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Tears, hugs and excitement on first day of school across north country

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Wednesday was Noah A. Flores’s first day of kindergarten.

The 5-year-old was pretending a handicapped railing was a jungle gym as he waited for the doors of Ohio Elementary School to open, signaling the start of the school year across Northern New York.

“I’m excited,” said his mother, Carey A. Flores. “I’ve been looking forward to this for years. He’s been asking all summer, ‘When do I go to my new school?’”

As parents walked their children to the building, some had their little ones pose in front of the school mascot — a purple dinosaur — painted on the marquee to commemorate the first few anxious moments.

After Principal Mark L. Taylor came outside for a quick speech, parents of kindergartners funneled into the building to get their children settled into their classrooms. Other parents, however, had to leave their children at the door.

If parents tried to sneak back to their child’s class for one last hug, Mr. Taylor, who is serving his second year as Ohio Elementary’s principal, put them at ease, then shooed them away.

He told one, “Mr. Taylor has to put the hammer down.”

“I tell the parents, ‘We will take care of your kid. Trust us,’” he said. “If parents have concerns, just call the building principal or secretary.”

As children dressed in brand-new “back to school” clothes crossed the threshold into the building, some broke down in tears. Pockets of teary-eyed parents lingered at the door long after their children disappeared down the winding hallways into their new classrooms.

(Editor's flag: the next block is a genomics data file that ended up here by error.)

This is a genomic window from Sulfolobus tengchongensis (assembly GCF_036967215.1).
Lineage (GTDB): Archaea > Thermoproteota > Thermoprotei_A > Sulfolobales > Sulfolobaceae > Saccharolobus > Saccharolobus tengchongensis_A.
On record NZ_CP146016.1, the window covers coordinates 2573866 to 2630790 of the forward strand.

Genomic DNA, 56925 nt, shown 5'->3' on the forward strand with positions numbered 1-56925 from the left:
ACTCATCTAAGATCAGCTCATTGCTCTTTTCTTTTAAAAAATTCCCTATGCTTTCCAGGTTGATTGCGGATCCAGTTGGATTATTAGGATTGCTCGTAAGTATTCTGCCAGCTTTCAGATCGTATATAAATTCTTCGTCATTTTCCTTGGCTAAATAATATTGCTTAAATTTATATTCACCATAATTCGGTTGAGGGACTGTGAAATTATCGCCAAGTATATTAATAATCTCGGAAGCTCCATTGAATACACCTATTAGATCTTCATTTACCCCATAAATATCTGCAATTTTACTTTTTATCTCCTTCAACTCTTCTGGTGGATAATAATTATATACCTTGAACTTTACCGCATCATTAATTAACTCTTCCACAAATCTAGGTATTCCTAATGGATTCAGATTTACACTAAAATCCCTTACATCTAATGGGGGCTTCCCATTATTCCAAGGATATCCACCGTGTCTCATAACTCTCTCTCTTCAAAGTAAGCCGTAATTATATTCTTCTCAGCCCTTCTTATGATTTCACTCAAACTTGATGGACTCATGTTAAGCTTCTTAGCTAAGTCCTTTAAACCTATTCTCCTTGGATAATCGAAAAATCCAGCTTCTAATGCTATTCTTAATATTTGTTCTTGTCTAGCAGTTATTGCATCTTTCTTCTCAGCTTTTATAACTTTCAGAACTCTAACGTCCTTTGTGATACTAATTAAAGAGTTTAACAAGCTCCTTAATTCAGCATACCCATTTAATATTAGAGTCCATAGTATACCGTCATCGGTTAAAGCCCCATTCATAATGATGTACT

“My hope was that I don’t have a crier, and I didn’t have too many this year,” Mr. Taylor said.

Leilaneah E. Demarco, 6, was probably less nervous to start the first grade than her mother was to let her go. The first-grader was dressed in a bright pink shirt with butterflies and her ponytail was adorned with hair wraps.

“I’m sad,” Gena M. Demarco said. “I’m a little relieved for a break, but sad.”

When Ms. Demarco commented on Leilaneah’s lip gloss, the girl shyly tried to wipe it off on her mother’s shirt. However, about five minutes after her mom gave her a last hug, Leilaneah found a friend.

The chaos and emotion of the first half-hour of the first day of school are special to Mr. Taylor.

“I love kids,” he said. “I love my job. I’m not really nervous, but I’m anxious about getting them here safely and getting them home safely at the end of the day.”

This year, none of his teachers is new to the district, which means they all know how to handle teaching the Common Core after the new standards to align education across the country were introduced to the curriculum last year.

“We have a great staff,” Mr. Taylor said. “They’re very student-centered and really do care what’s best for the students.”

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